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Shuttle launch lights up the night sky

Docking with the ISS today

Application security programs and practises

Shuttle blasted off from NASA's Kennedy space centre this weekend, in the first night launch for four years. Discovery was due to take off on Thursday, but was delayed by bad weather.

Shuttle lifts off on Sunday

Night launches have been avoided in the aftermath of the Columbia disaster, while NASA has been gathering data on the safety of the launch process - collecting video of each launch to check for falling debris.

But following several successful day launches, NASA decided it is again safe to launch at night. Since the launch late on Saturday night (or early on Sunday morning, depending on your longitude) Shuttle has been inspected for damage in orbit and given the all clear. It is now preparing for docking with the International Space Station.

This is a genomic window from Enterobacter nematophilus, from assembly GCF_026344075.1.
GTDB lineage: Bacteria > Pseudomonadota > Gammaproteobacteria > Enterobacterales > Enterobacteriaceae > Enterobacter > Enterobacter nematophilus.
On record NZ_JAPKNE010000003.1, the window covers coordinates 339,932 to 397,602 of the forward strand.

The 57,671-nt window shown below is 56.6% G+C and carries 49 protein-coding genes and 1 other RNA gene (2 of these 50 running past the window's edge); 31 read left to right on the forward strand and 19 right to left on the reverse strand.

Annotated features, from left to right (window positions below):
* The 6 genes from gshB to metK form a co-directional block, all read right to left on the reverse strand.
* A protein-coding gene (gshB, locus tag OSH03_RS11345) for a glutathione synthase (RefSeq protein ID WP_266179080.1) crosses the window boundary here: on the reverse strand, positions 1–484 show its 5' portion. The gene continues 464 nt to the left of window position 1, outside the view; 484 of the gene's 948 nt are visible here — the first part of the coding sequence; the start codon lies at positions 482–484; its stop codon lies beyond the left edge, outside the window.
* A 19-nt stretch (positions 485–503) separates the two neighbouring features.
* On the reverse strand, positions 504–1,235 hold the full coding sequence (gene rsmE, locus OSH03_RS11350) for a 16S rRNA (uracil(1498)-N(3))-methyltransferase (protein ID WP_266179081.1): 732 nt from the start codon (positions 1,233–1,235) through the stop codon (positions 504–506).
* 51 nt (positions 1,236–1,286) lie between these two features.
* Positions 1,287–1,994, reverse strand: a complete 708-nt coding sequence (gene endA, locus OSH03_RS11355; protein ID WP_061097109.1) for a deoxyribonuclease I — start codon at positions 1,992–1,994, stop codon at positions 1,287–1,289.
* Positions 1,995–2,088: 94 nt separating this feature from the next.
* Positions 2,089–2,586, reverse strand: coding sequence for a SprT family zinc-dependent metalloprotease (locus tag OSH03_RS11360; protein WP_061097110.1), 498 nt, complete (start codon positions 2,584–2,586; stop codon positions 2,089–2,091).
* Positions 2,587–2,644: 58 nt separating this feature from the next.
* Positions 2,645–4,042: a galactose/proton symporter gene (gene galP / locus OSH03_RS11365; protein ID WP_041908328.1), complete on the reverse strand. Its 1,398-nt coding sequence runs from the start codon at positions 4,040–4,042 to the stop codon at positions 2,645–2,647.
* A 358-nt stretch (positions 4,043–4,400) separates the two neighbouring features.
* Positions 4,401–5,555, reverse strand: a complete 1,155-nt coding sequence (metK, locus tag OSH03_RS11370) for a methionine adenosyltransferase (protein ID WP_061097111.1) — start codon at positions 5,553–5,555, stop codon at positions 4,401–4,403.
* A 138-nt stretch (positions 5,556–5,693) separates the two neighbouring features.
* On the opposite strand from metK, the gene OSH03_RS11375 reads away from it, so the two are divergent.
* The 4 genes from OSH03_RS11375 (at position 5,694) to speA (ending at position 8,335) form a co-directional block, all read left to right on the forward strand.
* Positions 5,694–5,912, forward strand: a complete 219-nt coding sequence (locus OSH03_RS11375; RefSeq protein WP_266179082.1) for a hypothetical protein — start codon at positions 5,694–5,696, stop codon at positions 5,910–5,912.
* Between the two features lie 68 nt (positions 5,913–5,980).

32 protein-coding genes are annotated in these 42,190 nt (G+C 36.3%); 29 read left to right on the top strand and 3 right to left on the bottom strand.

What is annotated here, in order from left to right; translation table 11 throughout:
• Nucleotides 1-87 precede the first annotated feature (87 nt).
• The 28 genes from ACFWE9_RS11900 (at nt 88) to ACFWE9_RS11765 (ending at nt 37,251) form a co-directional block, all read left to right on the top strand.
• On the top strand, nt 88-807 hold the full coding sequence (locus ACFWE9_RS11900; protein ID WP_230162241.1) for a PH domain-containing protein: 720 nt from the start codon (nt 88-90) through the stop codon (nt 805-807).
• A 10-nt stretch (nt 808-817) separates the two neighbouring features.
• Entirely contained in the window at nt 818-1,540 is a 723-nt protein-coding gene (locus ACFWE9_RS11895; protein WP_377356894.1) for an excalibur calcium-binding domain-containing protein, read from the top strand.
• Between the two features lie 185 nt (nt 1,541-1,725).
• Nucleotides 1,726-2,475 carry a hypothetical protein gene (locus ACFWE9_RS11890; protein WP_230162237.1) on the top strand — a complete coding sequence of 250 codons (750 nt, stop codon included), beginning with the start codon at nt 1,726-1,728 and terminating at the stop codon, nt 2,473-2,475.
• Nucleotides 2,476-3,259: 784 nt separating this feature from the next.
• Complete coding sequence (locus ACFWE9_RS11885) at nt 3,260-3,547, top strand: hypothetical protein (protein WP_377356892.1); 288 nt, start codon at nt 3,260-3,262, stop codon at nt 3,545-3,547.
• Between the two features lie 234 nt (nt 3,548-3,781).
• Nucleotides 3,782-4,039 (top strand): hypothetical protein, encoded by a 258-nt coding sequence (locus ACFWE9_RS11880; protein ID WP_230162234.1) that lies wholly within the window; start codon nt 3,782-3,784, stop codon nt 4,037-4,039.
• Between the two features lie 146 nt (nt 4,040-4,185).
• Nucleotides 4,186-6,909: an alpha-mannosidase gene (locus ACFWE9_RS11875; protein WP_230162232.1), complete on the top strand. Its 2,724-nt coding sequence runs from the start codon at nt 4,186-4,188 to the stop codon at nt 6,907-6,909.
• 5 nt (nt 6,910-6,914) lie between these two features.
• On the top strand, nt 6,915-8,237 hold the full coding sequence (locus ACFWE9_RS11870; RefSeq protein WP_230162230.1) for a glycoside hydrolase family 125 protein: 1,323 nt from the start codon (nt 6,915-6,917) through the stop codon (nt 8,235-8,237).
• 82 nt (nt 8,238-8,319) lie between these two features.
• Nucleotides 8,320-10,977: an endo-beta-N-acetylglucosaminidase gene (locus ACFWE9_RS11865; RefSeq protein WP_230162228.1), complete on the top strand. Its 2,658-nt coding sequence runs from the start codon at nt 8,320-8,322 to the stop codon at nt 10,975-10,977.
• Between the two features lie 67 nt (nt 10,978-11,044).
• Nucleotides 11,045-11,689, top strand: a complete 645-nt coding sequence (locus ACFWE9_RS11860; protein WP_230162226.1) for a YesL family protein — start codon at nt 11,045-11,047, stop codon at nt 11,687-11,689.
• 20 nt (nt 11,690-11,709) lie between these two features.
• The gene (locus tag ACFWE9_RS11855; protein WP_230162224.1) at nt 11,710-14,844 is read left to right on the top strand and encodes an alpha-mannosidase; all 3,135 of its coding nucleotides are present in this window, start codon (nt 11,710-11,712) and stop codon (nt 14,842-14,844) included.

NASA has described this mission as the most complex Shuttle mission in the agency's history. They will install a new structural segment of the space station, the P5 truss, as well as undertaking a massive rewiring project to switch the station's power and cooling systems from temporary to permanent mode.

NASA explained in a press statement: "During the mission, ground control will shut down and reroute the station's power in stages so that the astronauts can reconfigure the power system and make the P4 solar arrays delivered during the last mission fully operational. This complex operation has never been done before."

In addition, part of a solar panel must be moved to make space for the P4 arrays to track the sun a full 360 degrees. This will provide power for the rest of the station.

As well as all the complicated rewiring and rerouting of power, the crew must install the 2,000kg P5 truss. This will extend the left side of the station, leaving space for future solar panels to rotate. ®

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